With data volume growing exponentially, protecting digital assets is becoming increasingly more challenging for most organizations.

Unauthorized modification and relocation of data disrupt the normal business functions and can result in damage to reputation, legal penalties and financial losses. Proactive monitoring of changes made to files and folders helps to reduce cases of theft and accidental exposure of sensitive information.

In this article, we will discuss two methods by which you can detect changes made to any file in a shared folder. One is using the native method, and the other is using LepideAuditor.

Method 1: Native Auditing

Step 1: Configuring the policies

1. Type “GPMC.msc” in the “Command Prompt” or “Run” dialogue box to open “Group Policy Management” console.

2. Navigate to “Forest” ➔ “Domains” ➔ “www.domain.com”.

3. Right-click default domain policy or customized policy under “Domain Controllers” node.

Note: We recommend you to create a new Group Policy Object (GPO), link it to the domain and then edit.

3. To access “Group Policy Management Editor”, click “Edit” in the context menu.

4. Go to “Computer Configuration” ➔ “Policies” ➔ “Windows Settings” ➔ “Security Settings” ➔ “Local policies” ➔ “Audit policy” ➔ “Audit object access” policy.

Figure 1: “Group Policy Management Editor”

5. Double-click “Audit object access” policy to open “Properties” window.

Figure 2: Enable audit policy for “Success” and “Failure”

6. Click “Define these policy settings”.

7. Select “Success” and “Failure” checkboxes. Click “Apply” and “Ok”.

8. Navigate to “Advanced Audit Policy Configuration” ➔ “Audit Policies” ➔ “Object access”.

Figure 3: Advanced security policies

9. Configure “Audit File System” policy and “Audit Handle Manipulation” policy.

10. Open their respective “Properties” window and define the settings for both “Success” and “Failure” events.

11. Click “Apply” and “Ok” after enabling both audit policies.

12. To apply policy on the domain, execute the following command in “Command Prompt”: gpupdate /force

Step 2: Configure auditing on the file/folder you want to track

You have to perform the following steps at the file or folder. If you perform them on a folder, these settings can be selected to be applied to its sub-folders and files.

1. Open “Windows Explorer” and navigate to file share that you want to audit.

2. Right-click the file and click “Properties” in the context menu.

3. Switch to “Security” tab and click “Advanced” button to open “Advanced Security Settings”.

4. Switch to “Auditing” tab which displays already existing auditing entries.

Figure 4: “Auditing” tab in “Advanced Security settings” window

5. Click “Add” to create a new auditing entry. The “Auditing Entry” window opens up on the screen.

6. Now click “Select a Principal” to choose the users whose activities you want to track. For tracking the activities of all the users, enter “Everyone” in “Enter the object name” box.

7. Click “Ok” after finalizing your selection.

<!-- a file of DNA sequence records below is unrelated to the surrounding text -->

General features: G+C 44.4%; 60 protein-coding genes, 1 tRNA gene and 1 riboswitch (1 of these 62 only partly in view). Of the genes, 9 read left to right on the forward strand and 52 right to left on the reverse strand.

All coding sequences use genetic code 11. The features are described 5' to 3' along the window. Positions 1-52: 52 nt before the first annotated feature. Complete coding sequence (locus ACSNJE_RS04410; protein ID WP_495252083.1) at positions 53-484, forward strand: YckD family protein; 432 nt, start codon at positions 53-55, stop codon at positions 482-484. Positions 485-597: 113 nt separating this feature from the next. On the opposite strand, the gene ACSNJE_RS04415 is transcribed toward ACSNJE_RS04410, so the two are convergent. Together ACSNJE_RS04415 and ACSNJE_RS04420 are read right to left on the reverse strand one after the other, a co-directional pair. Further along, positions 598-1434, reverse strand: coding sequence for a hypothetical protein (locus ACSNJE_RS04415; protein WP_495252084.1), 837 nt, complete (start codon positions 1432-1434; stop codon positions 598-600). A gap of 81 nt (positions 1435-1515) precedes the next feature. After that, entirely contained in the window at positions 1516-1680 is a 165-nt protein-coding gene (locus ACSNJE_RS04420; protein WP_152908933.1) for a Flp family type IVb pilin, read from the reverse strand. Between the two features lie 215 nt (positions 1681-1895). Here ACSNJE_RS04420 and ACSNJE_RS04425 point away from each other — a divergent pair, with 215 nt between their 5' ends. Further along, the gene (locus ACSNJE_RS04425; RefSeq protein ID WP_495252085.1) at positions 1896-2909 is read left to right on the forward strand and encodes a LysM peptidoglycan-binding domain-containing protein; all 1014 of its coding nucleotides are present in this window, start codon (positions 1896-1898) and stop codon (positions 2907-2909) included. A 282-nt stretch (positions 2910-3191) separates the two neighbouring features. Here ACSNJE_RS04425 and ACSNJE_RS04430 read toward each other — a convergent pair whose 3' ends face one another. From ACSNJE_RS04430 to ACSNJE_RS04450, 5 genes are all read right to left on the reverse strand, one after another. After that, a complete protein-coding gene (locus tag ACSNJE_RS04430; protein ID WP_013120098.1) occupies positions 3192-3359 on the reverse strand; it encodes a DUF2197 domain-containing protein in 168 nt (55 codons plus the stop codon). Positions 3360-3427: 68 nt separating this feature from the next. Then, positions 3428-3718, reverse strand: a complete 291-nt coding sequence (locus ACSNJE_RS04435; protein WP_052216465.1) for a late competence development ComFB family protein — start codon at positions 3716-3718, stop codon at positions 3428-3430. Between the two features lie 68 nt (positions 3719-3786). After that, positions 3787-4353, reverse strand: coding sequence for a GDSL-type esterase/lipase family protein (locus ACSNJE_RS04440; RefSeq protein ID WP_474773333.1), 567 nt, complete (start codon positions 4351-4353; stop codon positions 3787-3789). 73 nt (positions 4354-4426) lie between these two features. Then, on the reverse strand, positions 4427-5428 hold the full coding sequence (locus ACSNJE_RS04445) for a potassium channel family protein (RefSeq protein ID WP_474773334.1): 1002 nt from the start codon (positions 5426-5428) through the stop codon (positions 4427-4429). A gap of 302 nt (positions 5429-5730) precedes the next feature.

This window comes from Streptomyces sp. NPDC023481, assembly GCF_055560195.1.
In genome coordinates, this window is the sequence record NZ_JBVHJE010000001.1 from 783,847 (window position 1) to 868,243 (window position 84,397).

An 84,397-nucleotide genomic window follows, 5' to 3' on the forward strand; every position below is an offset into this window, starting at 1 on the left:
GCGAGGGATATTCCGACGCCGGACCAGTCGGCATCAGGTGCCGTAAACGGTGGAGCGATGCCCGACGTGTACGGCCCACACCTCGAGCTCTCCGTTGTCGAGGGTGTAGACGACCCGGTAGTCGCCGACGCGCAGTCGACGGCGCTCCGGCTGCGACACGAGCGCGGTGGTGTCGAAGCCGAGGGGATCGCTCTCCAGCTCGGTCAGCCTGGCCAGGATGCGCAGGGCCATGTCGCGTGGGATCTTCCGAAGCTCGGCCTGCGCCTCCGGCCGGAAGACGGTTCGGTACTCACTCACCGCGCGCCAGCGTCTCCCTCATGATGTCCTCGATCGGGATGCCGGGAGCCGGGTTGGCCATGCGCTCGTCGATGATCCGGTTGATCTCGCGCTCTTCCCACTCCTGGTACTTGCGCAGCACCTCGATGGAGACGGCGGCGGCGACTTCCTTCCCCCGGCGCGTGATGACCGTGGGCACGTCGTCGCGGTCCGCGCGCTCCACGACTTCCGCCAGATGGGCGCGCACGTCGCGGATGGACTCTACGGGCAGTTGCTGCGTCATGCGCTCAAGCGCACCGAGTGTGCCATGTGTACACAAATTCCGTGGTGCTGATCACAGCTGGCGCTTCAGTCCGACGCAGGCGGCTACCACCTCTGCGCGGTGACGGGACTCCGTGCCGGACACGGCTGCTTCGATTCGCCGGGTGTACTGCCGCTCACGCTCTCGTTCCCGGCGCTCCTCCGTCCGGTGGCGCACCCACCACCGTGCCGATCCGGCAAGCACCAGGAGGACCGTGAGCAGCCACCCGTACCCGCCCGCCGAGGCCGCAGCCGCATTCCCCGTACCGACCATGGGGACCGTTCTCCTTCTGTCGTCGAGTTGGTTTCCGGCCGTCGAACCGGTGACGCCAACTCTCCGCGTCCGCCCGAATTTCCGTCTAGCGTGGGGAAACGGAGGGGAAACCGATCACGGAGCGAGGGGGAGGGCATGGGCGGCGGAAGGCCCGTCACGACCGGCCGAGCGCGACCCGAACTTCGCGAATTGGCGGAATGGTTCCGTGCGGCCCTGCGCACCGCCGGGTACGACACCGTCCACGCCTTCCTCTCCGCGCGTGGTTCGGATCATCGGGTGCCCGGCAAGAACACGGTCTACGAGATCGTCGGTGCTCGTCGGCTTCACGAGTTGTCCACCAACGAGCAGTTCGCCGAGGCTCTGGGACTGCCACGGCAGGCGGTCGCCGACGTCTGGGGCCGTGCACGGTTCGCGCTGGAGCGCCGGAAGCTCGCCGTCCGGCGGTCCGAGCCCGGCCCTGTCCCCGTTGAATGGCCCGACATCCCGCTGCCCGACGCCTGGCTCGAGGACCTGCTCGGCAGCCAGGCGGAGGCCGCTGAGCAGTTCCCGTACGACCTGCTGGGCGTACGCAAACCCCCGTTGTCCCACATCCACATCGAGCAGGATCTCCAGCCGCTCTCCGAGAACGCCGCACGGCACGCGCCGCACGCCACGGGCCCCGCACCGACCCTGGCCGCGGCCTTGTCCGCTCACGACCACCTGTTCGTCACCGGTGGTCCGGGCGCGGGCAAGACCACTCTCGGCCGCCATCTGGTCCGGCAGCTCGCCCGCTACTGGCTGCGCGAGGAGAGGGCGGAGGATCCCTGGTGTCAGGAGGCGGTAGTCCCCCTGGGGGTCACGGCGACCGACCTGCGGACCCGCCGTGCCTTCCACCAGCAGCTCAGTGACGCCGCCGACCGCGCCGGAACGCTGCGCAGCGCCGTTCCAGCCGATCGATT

8. Select “All” option from “Type” drop-down menu.

Figure 5: Configuring auditing entry

9. In the Permissions section, click “Show advanced permission” and select the following:

  • Create files/ write data
  • Create folders/ append data
  • Write attributes
  • Write extended attributes

10. Click “Ok” to close the “Auditing entry” window. It takes you back to “Auditing” tab of “Advanced Security settings” window.

Figure 6: Auditing entry “Advanced Security settings” window

11. Click “Apply” and “Ok” and close file “Properties”.

Step 3: Tracking events in the “Event Viewer”

1. Let us have a look at the steps to track events:

  • Open “Event Viewer”.
  • Expand “Windows Logs” and select “Security”.
  • Click “Filter current log”.

2. Event ID 4656 is generated whenever an application attempts to access an object (as per the set audit policy) but does not necessarily mean that any permissions were exercised.

Figure 7: Event ID 4656 with event details

3. Event ID 4658 determines the duration for which an object was open.

Figure 8: Event ID 4658 with event details

4. Event ID 4663 indicates if permissions like read, write, delete or rename have been exercised.

Figure 9: Event details of accessed permissions
Figure 10: “Access Request Information” details of the event

5. The type of permission accessed is indicated by “Accesses” in the event details.

Table 1: List of Permissions matching to their values in Event Details

Method 2: Tracking file changes in shared folders with LepideAuditor

LepideAuditor empowers you with the ability to detect critical changes in your business enterprise without having to put in any manual effort. Granular reporting and real time alerts are just a few of the features that help you automate otherwise time-consuming tasks.

The following is a screenshot of “All modifications in Shared file and folder” report generated by LepideAuditor for File Server.

Figure 11: All Modifications in Shared File and Folder report - LepideAuditor

You can see here how easy it is to dive into all changes being made to shared files and folders. Why don’t you download the free trial today and try it out for yourself?



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